[Haskell-cafe] ANN: asynchronous-exceptions

Roman Cheplyaka roma at ro-che.info
Wed Feb 5 21:23:08 UTC 2014

Ok, this clears things up. I misinterpreted your approach thinking that
you're also solving the problem of distinguishing async vs sync
exceptions, only based on how they were thrown instead of their type.

I now see that it isn't the case — you're catching *all* exceptions.
(And run the timeout handler in a different thread.)

So no wonder that asynchronous-exceptions (whose description says that
it lets differentiate between sync and async exceptions, in a certain
sense) doesn't help you — you simply don't want any exceptions at all.

My use case is simpler — I write testing libraries. If a test throws an
exception, we have to decide whether we want to report it as a test's
failure or it's a bigger problem and we want to wrap up. 

I don't think there's a universally right way to make this decision. It
depends on what exceptions exist and what threads they can be thrown to.
E.g. if there existed something like UserInterrupt but which could be
thrown to any active thread, not only the main thread, then the approach
"run in a separate thread and log any exceptions from that thread"
simply wouldn't work.

For tasty, based on the async exceptions I'm aware of, I think your
approach is overall better. It's almost as simple, doesn't require
patching 3rd-party timeout libraries, and catches StackOverflow (which
is desirable). So I'll switch to it instead.

For smallcheck, the overhead of forkIO might be significant, because it
has to be performed for every single property check, and those can be
numerous and very quick. I put together a simple benchmark
(http://lpaste.net/99532 if anyone is interested) which shows that
overhead can be noticable (16% for async vs 4% for simple catch) but
tolerable, and it will be even less for more realistic properties.
So I'll probably use the async approach there, too, although I may
reconsider that in the future if I ever get to optimizing smallcheck and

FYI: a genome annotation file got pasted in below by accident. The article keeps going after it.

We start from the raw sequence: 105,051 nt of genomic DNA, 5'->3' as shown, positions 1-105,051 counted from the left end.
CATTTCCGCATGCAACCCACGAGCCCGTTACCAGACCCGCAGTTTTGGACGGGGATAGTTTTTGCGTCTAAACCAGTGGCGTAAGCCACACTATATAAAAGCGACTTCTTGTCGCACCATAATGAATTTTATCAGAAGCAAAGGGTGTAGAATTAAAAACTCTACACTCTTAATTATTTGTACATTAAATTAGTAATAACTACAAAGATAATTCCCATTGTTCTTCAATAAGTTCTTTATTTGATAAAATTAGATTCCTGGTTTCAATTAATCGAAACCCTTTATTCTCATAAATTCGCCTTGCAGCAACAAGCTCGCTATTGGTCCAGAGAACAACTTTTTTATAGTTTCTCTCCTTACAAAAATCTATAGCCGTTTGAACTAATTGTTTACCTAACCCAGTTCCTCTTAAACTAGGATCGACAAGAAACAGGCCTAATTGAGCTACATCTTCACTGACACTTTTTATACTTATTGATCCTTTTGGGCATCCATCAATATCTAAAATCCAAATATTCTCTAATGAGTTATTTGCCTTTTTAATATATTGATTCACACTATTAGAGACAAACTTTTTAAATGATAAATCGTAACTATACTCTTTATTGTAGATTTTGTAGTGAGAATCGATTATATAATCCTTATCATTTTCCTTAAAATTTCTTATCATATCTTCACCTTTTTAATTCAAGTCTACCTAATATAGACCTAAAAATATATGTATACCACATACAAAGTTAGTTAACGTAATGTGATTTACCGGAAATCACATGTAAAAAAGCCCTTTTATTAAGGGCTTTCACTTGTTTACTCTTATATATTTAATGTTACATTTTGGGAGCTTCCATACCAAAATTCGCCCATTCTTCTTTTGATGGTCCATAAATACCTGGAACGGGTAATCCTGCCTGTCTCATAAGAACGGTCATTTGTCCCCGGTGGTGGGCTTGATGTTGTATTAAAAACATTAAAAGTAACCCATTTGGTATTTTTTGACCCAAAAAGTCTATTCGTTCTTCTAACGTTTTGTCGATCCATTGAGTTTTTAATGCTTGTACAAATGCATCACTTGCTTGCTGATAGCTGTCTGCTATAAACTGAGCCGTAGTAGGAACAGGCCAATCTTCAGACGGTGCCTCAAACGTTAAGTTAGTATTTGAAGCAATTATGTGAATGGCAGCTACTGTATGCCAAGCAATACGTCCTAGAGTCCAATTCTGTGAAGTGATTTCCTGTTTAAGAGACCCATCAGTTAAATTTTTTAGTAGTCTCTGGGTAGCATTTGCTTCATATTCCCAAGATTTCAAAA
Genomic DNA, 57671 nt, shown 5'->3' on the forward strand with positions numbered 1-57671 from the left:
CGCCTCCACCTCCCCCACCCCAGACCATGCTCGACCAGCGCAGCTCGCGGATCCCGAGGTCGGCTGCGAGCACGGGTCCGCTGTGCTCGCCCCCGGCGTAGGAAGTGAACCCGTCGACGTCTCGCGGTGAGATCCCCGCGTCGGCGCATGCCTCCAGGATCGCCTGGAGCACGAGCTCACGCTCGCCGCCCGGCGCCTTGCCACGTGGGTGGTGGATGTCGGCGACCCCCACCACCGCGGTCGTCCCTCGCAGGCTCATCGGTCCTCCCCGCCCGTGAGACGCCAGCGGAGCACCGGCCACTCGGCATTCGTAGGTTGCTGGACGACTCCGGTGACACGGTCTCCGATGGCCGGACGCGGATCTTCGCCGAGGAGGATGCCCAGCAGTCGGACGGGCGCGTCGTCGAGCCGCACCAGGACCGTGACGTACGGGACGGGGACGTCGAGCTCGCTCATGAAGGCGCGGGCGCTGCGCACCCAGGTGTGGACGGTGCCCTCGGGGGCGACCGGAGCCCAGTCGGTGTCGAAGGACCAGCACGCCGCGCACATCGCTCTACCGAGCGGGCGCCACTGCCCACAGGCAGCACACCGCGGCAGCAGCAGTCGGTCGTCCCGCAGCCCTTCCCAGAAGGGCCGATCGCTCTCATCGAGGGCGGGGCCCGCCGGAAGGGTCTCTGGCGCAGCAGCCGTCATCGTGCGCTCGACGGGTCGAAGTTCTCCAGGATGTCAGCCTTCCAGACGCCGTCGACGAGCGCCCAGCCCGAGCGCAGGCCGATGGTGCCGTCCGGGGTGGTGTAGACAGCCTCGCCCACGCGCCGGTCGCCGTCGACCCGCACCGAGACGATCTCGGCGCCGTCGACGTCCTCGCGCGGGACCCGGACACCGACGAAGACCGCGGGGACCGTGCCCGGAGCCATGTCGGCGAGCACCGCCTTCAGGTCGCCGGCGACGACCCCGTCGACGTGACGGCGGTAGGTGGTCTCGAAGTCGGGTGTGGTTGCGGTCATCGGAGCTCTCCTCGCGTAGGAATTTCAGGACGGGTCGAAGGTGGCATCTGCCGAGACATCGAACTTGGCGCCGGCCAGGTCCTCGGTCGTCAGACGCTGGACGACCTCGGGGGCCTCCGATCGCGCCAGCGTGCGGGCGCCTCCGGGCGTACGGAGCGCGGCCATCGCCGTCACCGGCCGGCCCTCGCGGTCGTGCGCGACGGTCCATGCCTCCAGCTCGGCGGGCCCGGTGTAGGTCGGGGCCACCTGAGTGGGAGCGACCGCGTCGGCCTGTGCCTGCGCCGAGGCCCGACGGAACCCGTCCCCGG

squeezing out those percents.

As for the package itself, let's see if others will find any good use
cases for it. I'll update the docs with some conclusions from this

And thanks for your input.


* Michael Snoyman <michael at snoyman.com> [2014-02-05 18:48:22+0200]
> I can't think of any situation in which the semantics you're implying make
> sense. To me, catching synchronous exception is a simple concept: if an
> exception is generated internally to `userAction`, then it's a synchronous
> exception. If it was terminated by something external, then it's
> asynchronous. I'm not sure what you're getting at about my approach
> requiring knowledge of what's going on deep inside a library.
> The real question which is not explained in your package is what use case
> you're actually trying to address. Here's a prime example I've run into:
> you're writing a web application which uses a third-party library. If that
> library throws an exception of any type, you want to catch the exception
> and display an appropriate error message (or perhaps return some data from
> another source). However, we still want the web application to respect
> timeout messages from the server to avoid slowloris attacks. The handler
> code would look like:
> myHandler = do
>     eres <- tryAnyDeep someLibraryFunction
>     case eres of
>         Left e -> tellUser "I'm sorry, there was an issue making the query"
>         Right x -> displayData x
> The goal is that, under no circumstances, should someLibraryFunction be
> able to case the exception to escape tryAnyDeep. This includes rethrowing
> some async exception that it received from, e.g., a timeout. This would not
> be honored by trySync.
> Michael
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